Despite its disabling impact on global people at all ages, the occurrence and distribution features of lumbar disc disease remains largely undefined. Notwithstanding novel diagnostic imaging methods have been identified (Arpinar et al. 2015; Lagerback et al. 2015), the gold standard for grading lumbar disc degeneration (LDD) is still based on T2 weighted MRI of the lumbar spine proposed in 2001 (Pfirrmann et al. 2001). In the classic study, Pfirrmann et al. proposed the 5-grades algorithm following evaluating 300 intervertebral discs (IVDs) in 60 patients. So far, the cross-sectional studies with the largest sample size were less than 2600 cases, addressing the hallmarks of lumbar disc disease using MRI (Samartzis et al. 2011; Teraguchi et al. 2014, 2015).
In 2014, the combined task forces of the North American Spine Society, the American Society of Spine Radiology and the American Society of Neuroradiology released the state-of-the-art lumbar disc nomenclature: version 2.0 (Fardon et al. 2014a, b). The updated terminology on LDD and lumbar disc herniation (LDH) greatly expands our understandings of LDD and LDH, starting a new era for scientific community and patients. We asked: (1) Is there a difference in the occurrence and distribution hallmarks of LDD and LDH in a population-based large-scale sample? (2) Does the novel nomenclature version bring novel vision on lumbar disc disease?
Therefore, it is of vital importance to revisit the issues of LDD and LDH in terms of the novel lumbar disc nomenclature. Bearing this in mind, we aimed for achieving the goal using a large cross-sectional image samples.
Patients and methods
Following institutional review board approval, a hospital-based image study was initiated to evaluate the epidemiologic phenotypes of LDD and LDH. First, All lumbar spine MRI images were extensively reviewed from Jan 2008 to Dec 2010, including those patients prescribed by both out-patient and in-patients clinicians due to various factors. Second, the cases with infections, neoplasms, deformities and congenital anomaly were excluded. Third, degenerative cases were profoundly assessed.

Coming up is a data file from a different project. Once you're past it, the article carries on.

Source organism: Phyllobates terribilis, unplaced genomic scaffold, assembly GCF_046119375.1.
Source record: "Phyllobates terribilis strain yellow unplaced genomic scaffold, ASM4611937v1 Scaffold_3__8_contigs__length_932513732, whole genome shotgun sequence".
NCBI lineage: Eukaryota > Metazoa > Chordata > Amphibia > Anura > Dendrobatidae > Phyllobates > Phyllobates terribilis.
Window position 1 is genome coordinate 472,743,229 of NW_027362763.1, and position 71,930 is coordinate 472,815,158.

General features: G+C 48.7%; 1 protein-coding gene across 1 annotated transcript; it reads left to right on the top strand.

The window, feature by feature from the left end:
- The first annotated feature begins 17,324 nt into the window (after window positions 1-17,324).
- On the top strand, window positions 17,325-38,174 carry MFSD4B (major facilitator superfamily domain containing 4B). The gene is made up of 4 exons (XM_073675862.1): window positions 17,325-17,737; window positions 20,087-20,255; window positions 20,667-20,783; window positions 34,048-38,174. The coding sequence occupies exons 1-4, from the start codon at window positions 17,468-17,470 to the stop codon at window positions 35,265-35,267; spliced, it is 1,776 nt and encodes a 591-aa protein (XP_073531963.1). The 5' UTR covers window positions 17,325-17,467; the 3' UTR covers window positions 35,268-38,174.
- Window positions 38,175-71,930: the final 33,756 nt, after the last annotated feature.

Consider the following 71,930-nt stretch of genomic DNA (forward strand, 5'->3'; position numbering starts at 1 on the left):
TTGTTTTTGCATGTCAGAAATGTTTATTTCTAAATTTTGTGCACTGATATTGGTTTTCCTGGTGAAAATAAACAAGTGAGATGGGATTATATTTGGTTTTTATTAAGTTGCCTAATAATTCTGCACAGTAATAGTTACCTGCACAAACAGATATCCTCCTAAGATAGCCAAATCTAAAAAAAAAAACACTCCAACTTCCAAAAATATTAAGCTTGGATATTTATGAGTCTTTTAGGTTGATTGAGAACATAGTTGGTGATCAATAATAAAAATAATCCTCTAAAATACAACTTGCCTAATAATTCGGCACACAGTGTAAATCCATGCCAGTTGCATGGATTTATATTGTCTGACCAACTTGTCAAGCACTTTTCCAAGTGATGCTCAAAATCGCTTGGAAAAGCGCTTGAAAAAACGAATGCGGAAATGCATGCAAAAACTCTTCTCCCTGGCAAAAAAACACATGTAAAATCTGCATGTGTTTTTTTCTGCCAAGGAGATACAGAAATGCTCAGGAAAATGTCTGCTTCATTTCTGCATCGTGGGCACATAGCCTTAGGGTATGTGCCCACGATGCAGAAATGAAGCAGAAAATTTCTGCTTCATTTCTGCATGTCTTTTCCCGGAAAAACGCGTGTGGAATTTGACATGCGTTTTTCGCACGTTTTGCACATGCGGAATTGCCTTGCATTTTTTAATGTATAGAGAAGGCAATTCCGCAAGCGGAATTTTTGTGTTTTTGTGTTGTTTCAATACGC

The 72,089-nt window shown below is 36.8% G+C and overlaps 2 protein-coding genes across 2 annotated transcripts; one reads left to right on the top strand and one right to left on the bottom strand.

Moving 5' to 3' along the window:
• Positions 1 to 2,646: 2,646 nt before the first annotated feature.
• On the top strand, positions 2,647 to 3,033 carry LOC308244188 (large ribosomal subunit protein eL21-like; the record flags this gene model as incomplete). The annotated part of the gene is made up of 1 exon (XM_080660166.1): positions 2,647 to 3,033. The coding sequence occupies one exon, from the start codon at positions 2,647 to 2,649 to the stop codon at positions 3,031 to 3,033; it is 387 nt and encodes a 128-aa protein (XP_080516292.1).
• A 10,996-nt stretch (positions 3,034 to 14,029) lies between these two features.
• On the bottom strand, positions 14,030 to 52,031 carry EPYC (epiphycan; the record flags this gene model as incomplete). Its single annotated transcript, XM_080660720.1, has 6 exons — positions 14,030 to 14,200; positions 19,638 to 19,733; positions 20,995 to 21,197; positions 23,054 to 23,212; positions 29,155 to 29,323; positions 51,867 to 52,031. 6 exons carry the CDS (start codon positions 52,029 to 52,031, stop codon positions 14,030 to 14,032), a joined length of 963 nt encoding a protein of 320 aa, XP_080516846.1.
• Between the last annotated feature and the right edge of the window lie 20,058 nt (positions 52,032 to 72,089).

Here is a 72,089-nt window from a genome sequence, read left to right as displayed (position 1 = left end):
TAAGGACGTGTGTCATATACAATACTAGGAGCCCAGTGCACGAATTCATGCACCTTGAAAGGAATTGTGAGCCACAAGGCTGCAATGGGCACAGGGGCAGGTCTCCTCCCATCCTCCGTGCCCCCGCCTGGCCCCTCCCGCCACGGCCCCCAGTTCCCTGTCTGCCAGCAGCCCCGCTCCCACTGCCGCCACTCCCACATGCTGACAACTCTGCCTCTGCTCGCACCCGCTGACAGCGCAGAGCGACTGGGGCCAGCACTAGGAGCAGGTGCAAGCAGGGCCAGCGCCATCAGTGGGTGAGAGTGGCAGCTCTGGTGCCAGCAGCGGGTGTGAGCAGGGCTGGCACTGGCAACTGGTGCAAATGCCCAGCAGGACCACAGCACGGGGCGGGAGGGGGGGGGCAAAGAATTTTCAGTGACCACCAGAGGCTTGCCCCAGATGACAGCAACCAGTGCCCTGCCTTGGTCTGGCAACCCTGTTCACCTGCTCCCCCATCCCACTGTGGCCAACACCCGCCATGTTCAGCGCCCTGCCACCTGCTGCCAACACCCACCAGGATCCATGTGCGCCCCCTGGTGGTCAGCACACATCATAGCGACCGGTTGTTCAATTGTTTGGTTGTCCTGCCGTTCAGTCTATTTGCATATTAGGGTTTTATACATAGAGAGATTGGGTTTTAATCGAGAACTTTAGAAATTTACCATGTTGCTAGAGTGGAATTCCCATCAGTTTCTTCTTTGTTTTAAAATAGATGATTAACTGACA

Assessment of radiographs
All patients underwent MRI on a 1.5 T MR scanner (MAGNETOM Aera, Siemens AG, Erlangen, Germany) using the integrated spine coil. The T1-weighted sagittal, T2-weighted sagittal and axial images were acquired using a standard TSE sequence. Both T1 and T2 weighted lumbar MRI images from L1/2 to L5/S1 were profoundly analyzed in axial and sagittal planes.
We classified lumbar discs in terms of the nomenclature version 2.0 (Fardon et al. 2014a, b) in combination of Pfirrmann grading (Pfirrmann et al. 2001) as follows: A (Normal), B (Blurred disc as early stage of LDD), C (Black disc), D (Black + bulging disc), E (Decreased height + protrusion disc), F (Pure bulging disc), G (Pure protrusion), H (Extrusion), I (sequestration), J (Schmorl node, SN), K (Modic change type I), L (Modic change type II), M (Modic change type III), N (Spondylosis deformans), O (Pure decreased disc height), P (High intensity zone, HIZ).Mid-sagittal view on both T1 and T2-weighted images of the Lumbardiscs’ phenotypes were shown in Figs. 1 and 2. Owing to the retrospective nature of the study, the assessed results could be compared with the radiographic reports signed by 2 radiologists. One experienced physician (JZ) specializingin spinal diseases assessed the radiographs. The same physician (JZ) re-assessed 100 randomly selected MRIs with over 1 month interval. Meanwhile, 100 another randomly selected MRIs were reviewed by another experienced physician (HQW).